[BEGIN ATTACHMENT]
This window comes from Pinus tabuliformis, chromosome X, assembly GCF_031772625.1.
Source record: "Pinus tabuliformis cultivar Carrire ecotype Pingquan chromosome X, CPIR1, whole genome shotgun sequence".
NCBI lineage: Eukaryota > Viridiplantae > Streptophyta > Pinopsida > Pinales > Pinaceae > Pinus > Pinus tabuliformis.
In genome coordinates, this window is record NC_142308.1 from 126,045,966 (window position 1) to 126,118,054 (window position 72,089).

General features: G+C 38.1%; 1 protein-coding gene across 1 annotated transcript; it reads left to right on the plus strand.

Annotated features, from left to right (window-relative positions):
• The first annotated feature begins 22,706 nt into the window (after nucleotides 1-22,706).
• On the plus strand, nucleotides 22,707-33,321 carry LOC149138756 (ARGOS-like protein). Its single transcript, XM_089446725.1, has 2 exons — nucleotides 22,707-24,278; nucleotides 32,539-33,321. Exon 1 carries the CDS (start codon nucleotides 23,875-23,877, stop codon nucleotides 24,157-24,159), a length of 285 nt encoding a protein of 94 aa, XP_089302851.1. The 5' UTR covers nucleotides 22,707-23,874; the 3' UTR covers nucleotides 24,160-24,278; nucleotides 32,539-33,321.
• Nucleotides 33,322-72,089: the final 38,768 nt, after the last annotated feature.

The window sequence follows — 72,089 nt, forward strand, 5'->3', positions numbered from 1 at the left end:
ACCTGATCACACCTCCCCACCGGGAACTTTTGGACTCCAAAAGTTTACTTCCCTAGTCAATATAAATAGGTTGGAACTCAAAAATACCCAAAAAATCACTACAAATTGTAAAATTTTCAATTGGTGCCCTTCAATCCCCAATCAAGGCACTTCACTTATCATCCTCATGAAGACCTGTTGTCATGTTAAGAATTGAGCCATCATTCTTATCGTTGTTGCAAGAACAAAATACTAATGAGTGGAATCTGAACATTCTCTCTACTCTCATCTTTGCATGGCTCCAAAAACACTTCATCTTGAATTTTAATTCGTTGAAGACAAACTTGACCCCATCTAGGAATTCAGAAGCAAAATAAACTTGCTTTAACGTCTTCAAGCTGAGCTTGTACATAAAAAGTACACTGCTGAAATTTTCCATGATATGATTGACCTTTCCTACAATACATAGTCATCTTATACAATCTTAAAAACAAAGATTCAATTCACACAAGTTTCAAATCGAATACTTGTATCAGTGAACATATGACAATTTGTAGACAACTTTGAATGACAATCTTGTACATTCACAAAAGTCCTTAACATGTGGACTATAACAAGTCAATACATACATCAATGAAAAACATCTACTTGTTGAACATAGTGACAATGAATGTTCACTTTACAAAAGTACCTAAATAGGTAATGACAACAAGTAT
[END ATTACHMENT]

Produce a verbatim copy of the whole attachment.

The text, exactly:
This window comes from Pinus tabuliformis, chromosome X, assembly GCF_031772625.1.
Source record: "Pinus tabuliformis cultivar Carrire ecotype Pingquan chromosome X, CPIR1, whole genome shotgun sequence".
NCBI lineage: Eukaryota > Viridiplantae > Streptophyta > Pinopsida > Pinales > Pinaceae > Pinus > Pinus tabuliformis.
In genome coordinates, this window is record NC_142308.1 from 126,045,966 (window position 1) to 126,118,054 (window position 72,089).

General features: G+C 38.1%; 1 protein-coding gene across 1 annotated transcript; it reads left to right on the plus strand.

Annotated features, from left to right (window-relative positions):
• The first annotated feature begins 22,706 nt into the window (after nucleotides 1-22,706).
• On the plus strand, nucleotides 22,707-33,321 carry LOC149138756 (ARGOS-like protein). Its single transcript, XM_089446725.1, has 2 exons — nucleotides 22,707-24,278; nucleotides 32,539-33,321. Exon 1 carries the CDS (start codon nucleotides 23,875-23,877, stop codon nucleotides 24,157-24,159), a length of 285 nt encoding a protein of 94 aa, XP_089302851.1. The 5' UTR covers nucleotides 22,707-23,874; the 3' UTR covers nucleotides 24,160-24,278; nucleotides 32,539-33,321.
• Nucleotides 33,322-72,089: the final 38,768 nt, after the last annotated feature.

The window sequence follows — 72,089 nt, forward strand, 5'->3', positions numbered from 1 at the left end:
ACCTGATCACACCTCCCCACCGGGAACTTTTGGACTCCAAAAGTTTACTTCCCTAGTCAATATAAATAGGTTGGAACTCAAAAATACCCAAAAAATCACTACAAATTGTAAAATTTTCAATTGGTGCCCTTCAATCCCCAATCAAGGCACTTCACTTATCATCCTCATGAAGACCTGTTGTCATGTTAAGAATTGAGCCATCATTCTTATCGTTGTTGCAAGAACAAAATACTAATGAGTGGAATCTGAACATTCTCTCTACTCTCATCTTTGCATGGCTCCAAAAACACTTCATCTTGAATTTTAATTCGTTGAAGACAAACTTGACCCCATCTAGGAATTCAGAAGCAAAATAAACTTGCTTTAACGTCTTCAAGCTGAGCTTGTACATAAAAAGTACACTGCTGAAATTTTCCATGATATGATTGACCTTTCCTACAATACATAGTCATCTTATACAATCTTAAAAACAAAGATTCAATTCACACAAGTTTCAAATCGAATACTTGTATCAGTGAACATATGACAATTTGTAGACAACTTTGAATGACAATCTTGTACATTCACAAAAGTCCTTAACATGTGGACTATAACAAGTCAATACATACATCAATGAAAAACATCTACTTGTTGAACATAGTGACAATGAATGTTCACTTTACAAAAGTACCTAAATAGGTAATGACAACAAGTAT